Today, USAID Administrator Samantha Power and Anne Beathe Tvinnereim, the Norwegian Minister of International Development, launched a new multi-donor fund designed to unlock hundreds of millions in financing for small-and medium-sized agricultural businesses (agri-SMEs) in Africa.
Working with Congress, the United States through USAID, will provide an initial commitment of $35 million, alongside a matching contribution from Norway. With the combined amount of $70 million, Norway and the United States aim to reach a total of $200 million through additional donor contributions, which will catalyze hundreds of millions more in commercial financing by reducing the risk of investing. This fund has the potential to support 500 agri-SMEs and 1.5 million smallholder farmers, ultimately benefiting nearly 7.5 million people. In addition, the fund will support nearly 60,000 private sector jobs.
The fund was announced today at an event with Administrator Power, Minister Tvinnerim, U.S. Secretary of Treasury Janet Yellen, Kenyan President William Ruto, African Development Bank President Akinwumi Adesina, U.S. International Development Finance Corporation CEO Scott Nathan, and Acumen CEO Jacqueline Novogratz.
The fund will focus specifically on Africa, where hunger remains prominent. The opportunity to reduce poverty and hunger through investment in agriculture is enormous. Agri-SMEs are Africa’s largest employer and economic engine – and the key to transforming a largely subsistence agriculture sector into a commercially-sustainable industry that can feed the continent. It’s these agri-SMEs – the input suppliers, traders, agro-processors, and urban retailers – that support 95 percent of smallholder farmers in sub-Saharan Africa with the critical tools and services they need to increase productivity and become profitable. Together with the farmers they support, agri-SMEs are the driving force behind food systems in Africa. Yet, three-out-of-four agri-SMEs can’t access formal bank financing, and are too large for microfinance loans that are typically less than $1,000 – creating an estimated $100 billion gap in unmet demand for financing.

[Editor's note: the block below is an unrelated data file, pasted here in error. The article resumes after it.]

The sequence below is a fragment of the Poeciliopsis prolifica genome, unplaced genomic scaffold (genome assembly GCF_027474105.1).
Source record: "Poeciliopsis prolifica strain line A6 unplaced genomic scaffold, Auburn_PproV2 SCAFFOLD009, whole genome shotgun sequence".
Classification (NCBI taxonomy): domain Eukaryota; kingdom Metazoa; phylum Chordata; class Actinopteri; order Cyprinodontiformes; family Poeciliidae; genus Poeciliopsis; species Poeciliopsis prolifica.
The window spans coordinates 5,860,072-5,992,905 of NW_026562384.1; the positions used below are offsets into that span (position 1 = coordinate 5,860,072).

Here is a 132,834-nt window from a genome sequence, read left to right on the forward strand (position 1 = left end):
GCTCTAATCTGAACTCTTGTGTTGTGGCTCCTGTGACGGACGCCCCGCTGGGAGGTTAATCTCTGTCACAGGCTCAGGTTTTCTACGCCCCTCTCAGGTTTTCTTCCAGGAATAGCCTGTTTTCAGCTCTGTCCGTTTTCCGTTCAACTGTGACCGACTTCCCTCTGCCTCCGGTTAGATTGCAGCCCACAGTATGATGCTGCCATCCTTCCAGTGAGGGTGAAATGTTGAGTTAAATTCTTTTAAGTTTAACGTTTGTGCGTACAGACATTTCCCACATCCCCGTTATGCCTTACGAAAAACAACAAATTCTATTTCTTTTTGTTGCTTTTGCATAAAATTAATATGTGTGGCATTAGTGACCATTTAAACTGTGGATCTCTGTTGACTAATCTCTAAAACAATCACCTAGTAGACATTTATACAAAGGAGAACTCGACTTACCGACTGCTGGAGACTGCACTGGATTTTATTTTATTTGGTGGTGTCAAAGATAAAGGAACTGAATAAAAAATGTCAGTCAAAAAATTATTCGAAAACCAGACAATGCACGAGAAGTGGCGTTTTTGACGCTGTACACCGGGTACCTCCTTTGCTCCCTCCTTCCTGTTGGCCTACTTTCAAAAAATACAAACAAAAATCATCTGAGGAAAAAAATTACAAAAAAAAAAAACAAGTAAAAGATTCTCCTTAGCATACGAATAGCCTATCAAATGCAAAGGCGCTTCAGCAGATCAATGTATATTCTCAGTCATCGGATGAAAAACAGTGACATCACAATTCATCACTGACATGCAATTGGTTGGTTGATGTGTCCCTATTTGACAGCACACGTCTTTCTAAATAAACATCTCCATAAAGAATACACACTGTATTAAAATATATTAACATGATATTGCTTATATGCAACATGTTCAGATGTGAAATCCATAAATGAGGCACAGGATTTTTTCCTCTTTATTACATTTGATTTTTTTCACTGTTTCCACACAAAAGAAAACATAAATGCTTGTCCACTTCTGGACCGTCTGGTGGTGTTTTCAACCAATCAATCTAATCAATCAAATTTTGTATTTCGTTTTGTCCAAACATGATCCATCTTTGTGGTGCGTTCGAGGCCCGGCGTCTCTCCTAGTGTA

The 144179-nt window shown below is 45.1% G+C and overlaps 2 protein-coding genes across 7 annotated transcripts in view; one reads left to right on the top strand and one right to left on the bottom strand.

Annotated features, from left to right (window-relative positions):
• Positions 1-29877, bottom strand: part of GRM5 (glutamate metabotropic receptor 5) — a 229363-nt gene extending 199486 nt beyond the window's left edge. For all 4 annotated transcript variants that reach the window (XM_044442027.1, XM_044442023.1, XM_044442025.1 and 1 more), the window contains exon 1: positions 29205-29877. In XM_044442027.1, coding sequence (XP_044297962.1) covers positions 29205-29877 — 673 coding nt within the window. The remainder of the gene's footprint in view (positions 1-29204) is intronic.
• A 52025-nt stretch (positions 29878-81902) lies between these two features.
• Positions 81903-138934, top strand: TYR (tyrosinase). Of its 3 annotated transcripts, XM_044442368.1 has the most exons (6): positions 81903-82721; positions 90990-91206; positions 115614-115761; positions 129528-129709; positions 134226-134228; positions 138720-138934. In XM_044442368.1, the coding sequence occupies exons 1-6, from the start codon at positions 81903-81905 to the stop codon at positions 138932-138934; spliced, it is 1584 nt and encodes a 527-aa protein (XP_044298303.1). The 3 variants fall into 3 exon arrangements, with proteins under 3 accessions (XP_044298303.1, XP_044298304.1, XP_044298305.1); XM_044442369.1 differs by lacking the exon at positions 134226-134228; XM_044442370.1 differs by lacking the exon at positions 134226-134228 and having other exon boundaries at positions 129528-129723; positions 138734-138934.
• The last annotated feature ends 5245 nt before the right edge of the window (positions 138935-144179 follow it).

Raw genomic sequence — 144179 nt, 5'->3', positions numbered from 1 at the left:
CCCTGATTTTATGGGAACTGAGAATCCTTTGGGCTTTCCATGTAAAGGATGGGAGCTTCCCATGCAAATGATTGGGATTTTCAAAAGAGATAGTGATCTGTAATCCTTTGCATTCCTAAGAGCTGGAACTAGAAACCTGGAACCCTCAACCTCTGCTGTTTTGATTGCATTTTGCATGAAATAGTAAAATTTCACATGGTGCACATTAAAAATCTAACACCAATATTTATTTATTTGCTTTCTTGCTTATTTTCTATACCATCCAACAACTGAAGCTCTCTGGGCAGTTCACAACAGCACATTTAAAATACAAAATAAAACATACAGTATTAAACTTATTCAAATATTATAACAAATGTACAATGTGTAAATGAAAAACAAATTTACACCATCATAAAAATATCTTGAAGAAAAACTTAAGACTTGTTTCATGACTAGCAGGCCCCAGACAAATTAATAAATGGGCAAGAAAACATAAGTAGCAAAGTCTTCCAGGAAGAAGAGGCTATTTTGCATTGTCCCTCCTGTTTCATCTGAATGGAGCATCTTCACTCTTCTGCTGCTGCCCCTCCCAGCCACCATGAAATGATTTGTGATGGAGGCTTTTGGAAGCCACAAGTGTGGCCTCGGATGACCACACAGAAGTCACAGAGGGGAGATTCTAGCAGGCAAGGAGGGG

The new fund is one of the ways USAID, as the lead for the U.S. government’s Feed the Future initiative, is working to address food insecurity through partnership with the private sector. With financing catalyzed through this fund, agri-SMEs can reduce hunger and poverty, combat climate change, close gender gaps, and spur economic growth – creating a prosperous and more resilient future for all.